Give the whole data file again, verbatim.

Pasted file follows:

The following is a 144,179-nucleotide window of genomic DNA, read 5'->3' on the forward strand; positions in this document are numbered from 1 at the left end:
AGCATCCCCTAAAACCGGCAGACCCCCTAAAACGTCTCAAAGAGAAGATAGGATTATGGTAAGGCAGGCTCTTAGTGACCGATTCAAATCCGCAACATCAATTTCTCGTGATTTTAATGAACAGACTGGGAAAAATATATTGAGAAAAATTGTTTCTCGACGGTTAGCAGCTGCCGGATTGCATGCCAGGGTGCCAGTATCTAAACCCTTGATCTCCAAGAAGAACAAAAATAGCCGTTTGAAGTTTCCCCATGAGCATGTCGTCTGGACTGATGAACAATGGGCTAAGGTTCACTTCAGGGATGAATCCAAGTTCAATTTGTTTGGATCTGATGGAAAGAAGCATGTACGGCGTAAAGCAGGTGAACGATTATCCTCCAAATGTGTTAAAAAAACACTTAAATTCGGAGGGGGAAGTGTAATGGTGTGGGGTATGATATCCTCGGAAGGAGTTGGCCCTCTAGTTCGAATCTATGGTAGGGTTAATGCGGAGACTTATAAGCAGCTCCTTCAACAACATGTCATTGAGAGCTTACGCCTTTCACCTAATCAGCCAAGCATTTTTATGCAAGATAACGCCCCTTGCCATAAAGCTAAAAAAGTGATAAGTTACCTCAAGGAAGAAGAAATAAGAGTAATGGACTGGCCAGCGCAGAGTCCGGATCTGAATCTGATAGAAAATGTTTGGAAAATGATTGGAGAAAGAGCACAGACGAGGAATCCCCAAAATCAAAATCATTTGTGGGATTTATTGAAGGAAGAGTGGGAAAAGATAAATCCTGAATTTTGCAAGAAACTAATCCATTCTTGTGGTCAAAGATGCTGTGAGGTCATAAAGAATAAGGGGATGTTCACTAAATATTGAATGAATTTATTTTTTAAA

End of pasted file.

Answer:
The following is a 144,179-nucleotide window of genomic DNA, read 5'->3' on the forward strand; positions in this document are numbered from 1 at the left end:
AGCATCCCCTAAAACCGGCAGACCCCCTAAAACGTCTCAAAGAGAAGATAGGATTATGGTAAGGCAGGCTCTTAGTGACCGATTCAAATCCGCAACATCAATTTCTCGTGATTTTAATGAACAGACTGGGAAAAATATATTGAGAAAAATTGTTTCTCGACGGTTAGCAGCTGCCGGATTGCATGCCAGGGTGCCAGTATCTAAACCCTTGATCTCCAAGAAGAACAAAAATAGCCGTTTGAAGTTTCCCCATGAGCATGTCGTCTGGACTGATGAACAATGGGCTAAGGTTCACTTCAGGGATGAATCCAAGTTCAATTTGTTTGGATCTGATGGAAAGAAGCATGTACGGCGTAAAGCAGGTGAACGATTATCCTCCAAATGTGTTAAAAAAACACTTAAATTCGGAGGGGGAAGTGTAATGGTGTGGGGTATGATATCCTCGGAAGGAGTTGGCCCTCTAGTTCGAATCTATGGTAGGGTTAATGCGGAGACTTATAAGCAGCTCCTTCAACAACATGTCATTGAGAGCTTACGCCTTTCACCTAATCAGCCAAGCATTTTTATGCAAGATAACGCCCCTTGCCATAAAGCTAAAAAAGTGATAAGTTACCTCAAGGAAGAAGAAATAAGAGTAATGGACTGGCCAGCGCAGAGTCCGGATCTGAATCTGATAGAAAATGTTTGGAAAATGATTGGAGAAAGAGCACAGACGAGGAATCCCCAAAATCAAAATCATTTGTGGGATTTATTGAAGGAAGAGTGGGAAAAGATAAATCCTGAATTTTGCAAGAAACTAATCCATTCTTGTGGTCAAAGATGCTGTGAGGTCATAAAGAATAAGGGGATGTTCACTAAATATTGAATGAATTTATTTTTTAAA